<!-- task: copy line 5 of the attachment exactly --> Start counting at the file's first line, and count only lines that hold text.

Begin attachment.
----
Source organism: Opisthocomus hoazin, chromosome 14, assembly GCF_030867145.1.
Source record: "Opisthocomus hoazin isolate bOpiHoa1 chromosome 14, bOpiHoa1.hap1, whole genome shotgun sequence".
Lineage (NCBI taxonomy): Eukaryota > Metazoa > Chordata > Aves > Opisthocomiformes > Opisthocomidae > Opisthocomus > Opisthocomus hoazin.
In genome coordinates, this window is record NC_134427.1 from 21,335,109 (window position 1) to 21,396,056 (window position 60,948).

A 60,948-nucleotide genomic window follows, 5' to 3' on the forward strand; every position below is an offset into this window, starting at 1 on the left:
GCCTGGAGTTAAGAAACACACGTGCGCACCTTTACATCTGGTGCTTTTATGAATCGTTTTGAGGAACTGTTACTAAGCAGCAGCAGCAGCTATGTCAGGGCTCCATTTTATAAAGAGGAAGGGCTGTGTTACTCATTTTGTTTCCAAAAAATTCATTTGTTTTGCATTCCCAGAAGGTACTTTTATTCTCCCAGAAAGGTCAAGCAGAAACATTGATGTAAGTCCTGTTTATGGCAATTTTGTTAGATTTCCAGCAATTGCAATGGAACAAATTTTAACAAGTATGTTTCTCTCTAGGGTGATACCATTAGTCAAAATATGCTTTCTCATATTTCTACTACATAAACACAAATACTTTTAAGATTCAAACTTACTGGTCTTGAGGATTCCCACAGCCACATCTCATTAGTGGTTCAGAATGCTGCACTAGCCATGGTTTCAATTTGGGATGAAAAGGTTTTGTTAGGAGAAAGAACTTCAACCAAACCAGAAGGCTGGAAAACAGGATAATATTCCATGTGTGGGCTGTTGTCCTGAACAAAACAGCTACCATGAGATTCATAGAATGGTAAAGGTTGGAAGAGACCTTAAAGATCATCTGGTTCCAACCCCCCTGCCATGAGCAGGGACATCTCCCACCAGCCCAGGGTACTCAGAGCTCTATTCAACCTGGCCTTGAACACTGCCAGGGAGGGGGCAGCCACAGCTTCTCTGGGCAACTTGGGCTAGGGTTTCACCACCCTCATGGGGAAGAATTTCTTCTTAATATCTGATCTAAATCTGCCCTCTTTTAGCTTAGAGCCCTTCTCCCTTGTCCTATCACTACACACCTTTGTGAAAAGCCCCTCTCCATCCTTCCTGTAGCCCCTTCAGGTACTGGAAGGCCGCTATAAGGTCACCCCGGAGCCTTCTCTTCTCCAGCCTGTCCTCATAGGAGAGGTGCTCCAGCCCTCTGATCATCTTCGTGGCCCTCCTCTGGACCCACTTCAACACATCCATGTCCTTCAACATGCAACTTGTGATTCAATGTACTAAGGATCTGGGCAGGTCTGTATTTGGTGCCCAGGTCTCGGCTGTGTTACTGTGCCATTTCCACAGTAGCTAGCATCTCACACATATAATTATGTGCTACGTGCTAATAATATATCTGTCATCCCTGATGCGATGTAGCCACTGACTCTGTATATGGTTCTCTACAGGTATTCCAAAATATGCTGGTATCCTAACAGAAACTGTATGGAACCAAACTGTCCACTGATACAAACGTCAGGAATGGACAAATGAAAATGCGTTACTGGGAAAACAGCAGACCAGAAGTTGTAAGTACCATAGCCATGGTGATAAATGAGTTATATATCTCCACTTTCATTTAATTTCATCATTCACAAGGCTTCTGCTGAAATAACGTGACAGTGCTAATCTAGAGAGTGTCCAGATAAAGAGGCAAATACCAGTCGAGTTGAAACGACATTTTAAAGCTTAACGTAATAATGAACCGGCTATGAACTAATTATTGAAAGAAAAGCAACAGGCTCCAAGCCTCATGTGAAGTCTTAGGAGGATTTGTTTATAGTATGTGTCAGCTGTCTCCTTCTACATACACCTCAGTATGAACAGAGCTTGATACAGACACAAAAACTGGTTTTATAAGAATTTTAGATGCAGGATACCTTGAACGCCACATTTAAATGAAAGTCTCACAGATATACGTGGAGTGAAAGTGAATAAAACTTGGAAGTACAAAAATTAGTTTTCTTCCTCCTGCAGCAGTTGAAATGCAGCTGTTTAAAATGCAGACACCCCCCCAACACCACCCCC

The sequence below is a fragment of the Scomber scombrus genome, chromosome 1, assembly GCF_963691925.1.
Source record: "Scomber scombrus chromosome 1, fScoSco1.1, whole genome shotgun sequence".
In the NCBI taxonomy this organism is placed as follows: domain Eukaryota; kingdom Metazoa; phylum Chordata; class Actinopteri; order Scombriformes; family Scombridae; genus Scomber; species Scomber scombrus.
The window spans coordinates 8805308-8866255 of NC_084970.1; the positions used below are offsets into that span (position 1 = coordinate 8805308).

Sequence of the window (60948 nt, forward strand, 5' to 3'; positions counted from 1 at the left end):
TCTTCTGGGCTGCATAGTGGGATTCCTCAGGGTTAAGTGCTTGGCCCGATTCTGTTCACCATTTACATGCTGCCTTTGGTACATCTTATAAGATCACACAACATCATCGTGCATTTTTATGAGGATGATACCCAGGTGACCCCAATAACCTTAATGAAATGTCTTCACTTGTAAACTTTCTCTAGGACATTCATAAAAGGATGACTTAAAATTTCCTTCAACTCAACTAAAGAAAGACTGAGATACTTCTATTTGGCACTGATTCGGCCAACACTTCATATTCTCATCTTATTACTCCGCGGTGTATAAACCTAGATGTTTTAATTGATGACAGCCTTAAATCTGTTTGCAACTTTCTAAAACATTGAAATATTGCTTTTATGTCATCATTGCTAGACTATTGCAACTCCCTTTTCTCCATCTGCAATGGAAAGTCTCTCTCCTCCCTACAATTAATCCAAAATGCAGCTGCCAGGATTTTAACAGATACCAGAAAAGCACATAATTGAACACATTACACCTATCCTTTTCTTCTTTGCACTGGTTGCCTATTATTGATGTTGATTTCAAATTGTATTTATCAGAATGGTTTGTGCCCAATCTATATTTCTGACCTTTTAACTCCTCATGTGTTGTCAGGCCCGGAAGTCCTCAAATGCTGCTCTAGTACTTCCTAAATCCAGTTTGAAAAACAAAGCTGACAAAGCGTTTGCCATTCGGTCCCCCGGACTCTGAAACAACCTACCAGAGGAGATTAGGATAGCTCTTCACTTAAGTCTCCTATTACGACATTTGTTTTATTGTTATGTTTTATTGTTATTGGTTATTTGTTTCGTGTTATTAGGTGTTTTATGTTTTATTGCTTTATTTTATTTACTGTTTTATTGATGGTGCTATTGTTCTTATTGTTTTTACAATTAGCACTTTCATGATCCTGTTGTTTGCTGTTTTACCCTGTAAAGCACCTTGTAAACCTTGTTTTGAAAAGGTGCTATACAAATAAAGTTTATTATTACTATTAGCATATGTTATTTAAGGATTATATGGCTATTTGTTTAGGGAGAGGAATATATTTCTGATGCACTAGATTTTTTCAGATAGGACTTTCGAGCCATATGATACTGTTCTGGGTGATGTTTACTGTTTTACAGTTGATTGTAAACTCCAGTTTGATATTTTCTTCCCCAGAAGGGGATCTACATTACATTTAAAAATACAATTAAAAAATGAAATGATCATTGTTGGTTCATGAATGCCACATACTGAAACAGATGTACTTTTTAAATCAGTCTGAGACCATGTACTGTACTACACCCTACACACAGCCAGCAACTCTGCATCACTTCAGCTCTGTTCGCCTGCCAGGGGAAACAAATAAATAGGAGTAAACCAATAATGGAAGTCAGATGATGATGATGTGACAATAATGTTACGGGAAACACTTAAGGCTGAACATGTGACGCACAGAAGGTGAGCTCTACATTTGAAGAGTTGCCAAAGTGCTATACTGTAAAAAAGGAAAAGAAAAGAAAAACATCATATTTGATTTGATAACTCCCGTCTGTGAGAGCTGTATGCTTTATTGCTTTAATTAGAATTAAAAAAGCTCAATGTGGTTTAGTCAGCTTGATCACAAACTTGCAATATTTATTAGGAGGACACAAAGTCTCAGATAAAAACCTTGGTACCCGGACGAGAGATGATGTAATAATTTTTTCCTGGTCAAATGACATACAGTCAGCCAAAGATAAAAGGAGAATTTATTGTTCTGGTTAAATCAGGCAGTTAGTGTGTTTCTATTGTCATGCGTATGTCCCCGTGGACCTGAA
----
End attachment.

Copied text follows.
A 60,948-nucleotide genomic window follows, 5' to 3' on the forward strand; every position below is an offset into this window, starting at 1 on the left: